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Slow down state government reorganization
In her Condition of the State speech, Gov. Kim Reynolds promised to offer legislation reorganizing and streamlining state government. “I look forward to signing it into law and aligning state government with the only reason it exists — serving Iowans,” the governor said.
But her pledge comes in the form of a complex, 1,600-page bill that is currently moving through the Legislature. It’s impossible to argue that advancing her plan in such a massive piece of legislation serves Iowans. To the contrary, this process makes it exceedingly difficult for Iowans to understand how their government is being reshaped and the results of those actions.
We simply urge the Legislature to slow down. Iowans need more time to comprehend what’s happening and ask important questions about such a sweeping reorganization of the government that serves them and that they pay for with their taxes.
Neither Republicans nor Democrats should be supportive of this process.
We understand that Republicans who control the House and Senate have broken the bill into pieces for consideration. But even so, they’ve split a gigantic bill into massive pieces that are still difficult to digest. And there’s been precious little time provided for Iowans to weigh in. Already, the bill has been approved by the Senate State Government Committee, making it available for debate by the full Senate.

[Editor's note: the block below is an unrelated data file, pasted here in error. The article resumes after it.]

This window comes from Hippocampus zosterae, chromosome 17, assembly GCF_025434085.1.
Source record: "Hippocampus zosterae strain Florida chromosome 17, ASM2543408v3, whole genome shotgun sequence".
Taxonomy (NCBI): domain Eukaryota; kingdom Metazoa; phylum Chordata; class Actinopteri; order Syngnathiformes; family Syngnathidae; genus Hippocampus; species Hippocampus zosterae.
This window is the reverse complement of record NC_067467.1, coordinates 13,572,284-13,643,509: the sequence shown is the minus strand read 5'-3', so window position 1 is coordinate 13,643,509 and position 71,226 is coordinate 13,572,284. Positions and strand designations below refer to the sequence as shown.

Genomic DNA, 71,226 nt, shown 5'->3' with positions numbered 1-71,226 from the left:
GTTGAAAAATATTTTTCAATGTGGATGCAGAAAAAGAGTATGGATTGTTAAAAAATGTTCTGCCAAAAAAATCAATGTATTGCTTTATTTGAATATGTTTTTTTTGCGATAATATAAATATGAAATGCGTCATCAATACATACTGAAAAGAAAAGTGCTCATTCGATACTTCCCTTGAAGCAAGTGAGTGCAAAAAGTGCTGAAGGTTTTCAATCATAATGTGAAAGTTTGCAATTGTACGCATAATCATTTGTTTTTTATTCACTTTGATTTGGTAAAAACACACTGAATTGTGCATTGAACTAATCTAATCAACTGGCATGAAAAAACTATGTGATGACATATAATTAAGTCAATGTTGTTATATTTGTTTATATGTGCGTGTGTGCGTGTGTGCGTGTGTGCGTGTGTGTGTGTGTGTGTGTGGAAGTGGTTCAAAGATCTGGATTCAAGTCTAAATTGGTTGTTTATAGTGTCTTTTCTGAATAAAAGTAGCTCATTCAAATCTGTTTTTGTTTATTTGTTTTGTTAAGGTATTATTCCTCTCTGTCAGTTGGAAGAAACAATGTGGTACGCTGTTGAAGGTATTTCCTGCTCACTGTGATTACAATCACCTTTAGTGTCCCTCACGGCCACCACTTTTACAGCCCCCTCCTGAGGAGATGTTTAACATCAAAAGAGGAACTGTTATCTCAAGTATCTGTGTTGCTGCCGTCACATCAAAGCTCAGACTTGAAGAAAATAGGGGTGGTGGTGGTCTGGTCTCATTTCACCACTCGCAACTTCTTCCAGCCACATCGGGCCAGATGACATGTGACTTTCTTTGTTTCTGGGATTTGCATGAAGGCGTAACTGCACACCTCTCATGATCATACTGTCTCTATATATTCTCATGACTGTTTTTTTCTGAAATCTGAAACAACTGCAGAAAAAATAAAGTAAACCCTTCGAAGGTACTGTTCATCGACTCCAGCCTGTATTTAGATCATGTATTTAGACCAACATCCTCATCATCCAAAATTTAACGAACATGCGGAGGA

The bill’s scope can’t be understated. It makes large changes to several state departments and agencies. Governing boards that exist under current law vanish. New board s are created. Services and programs are shifted to new departments. Jobs are being eliminated. Independent entities created with protections from political influence will now serve at the pleasure of the governor. Control over numerous functions is being shifted to the governor’s office.
The bill would lower the bar for Senate confirmation of gubernatorial appointees from 34 votes in the Senate to 30. The bill emphasizes that the attorney general has the power to step in and prosecute local cases without a request from the county attorney. The bill would remove authority from local community-based corrections boards to the Department of Corrections.
These are just a few of the changes included in the bill. They’re the sort of proposals that should undergo comprehensive vetting and the participation of stakeholders affected by changes. But instead of a process that makes room for nuanced concerns and questions, it seems the main objective is to navigate this Titanic-sized bill to passage.
It’s worth noting that the merger of the Department of Human Services and Department of public Health took two years to undertake, and that some of the process happened before they sought legislative changes.
Lawmakers are deciding what our state government should look like and how it will serve the people of Iowa. It deserves careful deliberation. That can only happen if lawmakers slow down and seek wisdom from beyond the golden dome.
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